Session termination (Call release)

In the "normal" case of an intentional call release by either side, a SIP BYE message is sent by the "leaving" user terminal, which is going to be responded by a SIP 200 OK from the "responding" user terminal. As the confirmation 200 OK message traverses the network and reaches the P-CSCF 420, 422 on each side, it instructs the associated AGW 428, 430 to release the terminations and the context with a H.248 Subtract Request. This Subtract Request is typically wildcarded (i.e., will release all terminations).

The related message sequence (only the relevant and necessary messages) is shown below, with focus on the Iq interface (AGW 428/430 <® P-CSCF 420/422):

[Message #1] The P-CSCF on the "responding" side of the session termination, upon receiving the 200 OK from the user terminal, releases all terminations in the context with a wildcarded H.248 Subtract message (the Context ID in the request is known from the session history).

[Message #2] The H.248 Subtract Reply contains the Termination IDs of the released terminations and the Context ID as well.

[Message #3] The S/P-CSCF on the "leaving" side of the session termination, upon receiving the 200 OK from the network, releases all terminations in the context with a wildcarded H.248 Subtract message (the Context ID in the request is known from the session history).

[Message #4] The H.248 Subtract Reply contains the Termination IDs of the released terminations and the Context ID as well.

Special procedures There exist some special SIP procedures that may occur in the network and, hence, should be supported by the Iq probe-based SIP-RTP mapping for a particular session. In more detail, Single Radio Voice Call Continuity (SRVCC) handover, emergency calls and Wi-Fi calling are considered. SRVCC handover takes place if, after initiating a call, either the originating or terminating part leaves service area of the Packet Switched (PS) network, and needs to connect to the CS network. SRVCC is responsible to the seamless handover of the SIP session. Most of the signaling happens in the radio domain and in SIP messages, but once the new media connection is set up, it impacts the AGW 428, 430 on both sides. For the user terminal 404, 406 subject to the handover, a new termination is created on the user side of the associated AGW 428, 430. The standard allows the temporary existence of three terminations in the context during the handover (the old and new UE-AGW connection on the user side). Emergency calls do not bring any difference from normal calls on the Iq interface: a new context is created, terminations added on call initiation, terminations modified during the call setup and during the call, and on ending the call, the terminations are subtracted, and the context released. In regard to Wi-Fi calling, the SIP call flow, and especially the H.248 messages on the Iq interface, are not changed by VoWiFi / Wi-Fi calling, but some additional information is carried in the messages (e.g., the PANI header for SIP Registration). The main differences are in the radio network, but once the client is registered in the IMS 402, the signaling and data flow uses the same paths and procedures as described above for VoLTE. H.248 protocol details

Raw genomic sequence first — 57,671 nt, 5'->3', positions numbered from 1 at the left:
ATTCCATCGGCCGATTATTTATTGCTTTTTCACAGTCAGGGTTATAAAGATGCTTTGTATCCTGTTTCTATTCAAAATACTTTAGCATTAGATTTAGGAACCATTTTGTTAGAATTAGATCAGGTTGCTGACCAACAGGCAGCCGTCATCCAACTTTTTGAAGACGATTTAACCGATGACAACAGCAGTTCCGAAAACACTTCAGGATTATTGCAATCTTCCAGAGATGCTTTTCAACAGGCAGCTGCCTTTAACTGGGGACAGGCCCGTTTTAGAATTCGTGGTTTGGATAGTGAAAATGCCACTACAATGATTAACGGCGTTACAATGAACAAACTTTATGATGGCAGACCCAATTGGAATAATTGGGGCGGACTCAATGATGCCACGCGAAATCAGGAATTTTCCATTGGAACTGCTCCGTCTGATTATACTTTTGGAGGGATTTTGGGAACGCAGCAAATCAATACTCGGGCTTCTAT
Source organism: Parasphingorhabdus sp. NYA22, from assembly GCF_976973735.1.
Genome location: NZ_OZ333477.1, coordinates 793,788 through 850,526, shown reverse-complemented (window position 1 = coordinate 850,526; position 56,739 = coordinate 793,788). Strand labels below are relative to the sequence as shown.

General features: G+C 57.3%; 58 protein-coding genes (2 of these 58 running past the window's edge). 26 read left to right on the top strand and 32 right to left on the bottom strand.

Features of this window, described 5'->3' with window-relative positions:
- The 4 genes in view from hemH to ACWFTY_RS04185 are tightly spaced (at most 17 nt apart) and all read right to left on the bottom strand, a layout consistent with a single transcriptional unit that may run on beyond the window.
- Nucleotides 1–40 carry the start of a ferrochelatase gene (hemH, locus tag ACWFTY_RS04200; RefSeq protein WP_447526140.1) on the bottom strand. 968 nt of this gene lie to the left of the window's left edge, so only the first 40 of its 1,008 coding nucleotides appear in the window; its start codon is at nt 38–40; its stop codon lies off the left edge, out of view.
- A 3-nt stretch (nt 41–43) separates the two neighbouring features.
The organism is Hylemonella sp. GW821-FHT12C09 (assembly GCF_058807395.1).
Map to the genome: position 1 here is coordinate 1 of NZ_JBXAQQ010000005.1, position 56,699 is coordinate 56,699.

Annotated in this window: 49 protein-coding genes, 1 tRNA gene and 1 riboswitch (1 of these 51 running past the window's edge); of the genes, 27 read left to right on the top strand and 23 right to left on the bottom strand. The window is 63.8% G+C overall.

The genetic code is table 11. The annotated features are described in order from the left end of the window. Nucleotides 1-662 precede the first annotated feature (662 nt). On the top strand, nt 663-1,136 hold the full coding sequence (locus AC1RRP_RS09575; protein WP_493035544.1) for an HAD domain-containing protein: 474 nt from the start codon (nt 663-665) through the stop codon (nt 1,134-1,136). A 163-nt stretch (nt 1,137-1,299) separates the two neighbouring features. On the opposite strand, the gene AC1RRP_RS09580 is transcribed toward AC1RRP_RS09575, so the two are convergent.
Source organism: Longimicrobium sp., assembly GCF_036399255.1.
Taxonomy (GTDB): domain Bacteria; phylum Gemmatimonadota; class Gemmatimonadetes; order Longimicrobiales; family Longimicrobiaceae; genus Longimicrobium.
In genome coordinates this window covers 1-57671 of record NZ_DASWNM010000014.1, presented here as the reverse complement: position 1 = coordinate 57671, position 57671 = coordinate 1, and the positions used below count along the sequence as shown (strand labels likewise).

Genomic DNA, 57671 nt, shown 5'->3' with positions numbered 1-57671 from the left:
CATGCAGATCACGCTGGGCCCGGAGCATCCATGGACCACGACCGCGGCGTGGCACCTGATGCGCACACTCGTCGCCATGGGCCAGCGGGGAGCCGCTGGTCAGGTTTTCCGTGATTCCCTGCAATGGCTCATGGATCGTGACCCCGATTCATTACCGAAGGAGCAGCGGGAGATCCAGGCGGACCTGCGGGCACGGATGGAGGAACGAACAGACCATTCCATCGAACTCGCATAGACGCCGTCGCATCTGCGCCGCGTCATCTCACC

Having described information acquisition and correlation for some exemplary call procedures above, now some more details in regard to the H.248 protocol and the associated operation of the Iq probe 508 and the correlator 502 will be discussed.

The H.248 protocol has a master-slave nature, i.e., command requests are sent in one direction (typically from the control ler/P-CSCF 420, 422 to the gateway/AGW 428/430), and reply messages inform about the implementation and consequences of the command. Hence, a pair of Request and Reply messages together has full information about the "event". Therefore, the Iq probe 508 captures the procedures based on Request-Reply message pairs, i.e., records are generated upon a Request and a Reply message. The Request and Reply messages are coupled by the

Transaction ID (which is unique on the gateway level).

The concept of coupling request and reply messages, and generating a single record from them, is there to save database operations. Between the Request and Reply messages on the Iq interface, no SIP messages are expected that require an updated IP address and port mapping, therefore the loss of "timeliness" because waiting for the (typically immediate) Reply message should not result in inconsistent operation of the correlation logic.